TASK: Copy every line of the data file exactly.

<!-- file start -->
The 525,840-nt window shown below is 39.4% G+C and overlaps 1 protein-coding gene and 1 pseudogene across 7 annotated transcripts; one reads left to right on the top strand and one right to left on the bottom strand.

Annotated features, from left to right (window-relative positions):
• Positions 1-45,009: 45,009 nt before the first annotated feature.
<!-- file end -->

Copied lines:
The 525,840-nt window shown below is 39.4% G+C and overlaps 1 protein-coding gene and 1 pseudogene across 7 annotated transcripts; one reads left to right on the top strand and one right to left on the bottom strand.

Annotated features, from left to right (window-relative positions):
• Positions 1-45,009: 45,009 nt before the first annotated feature.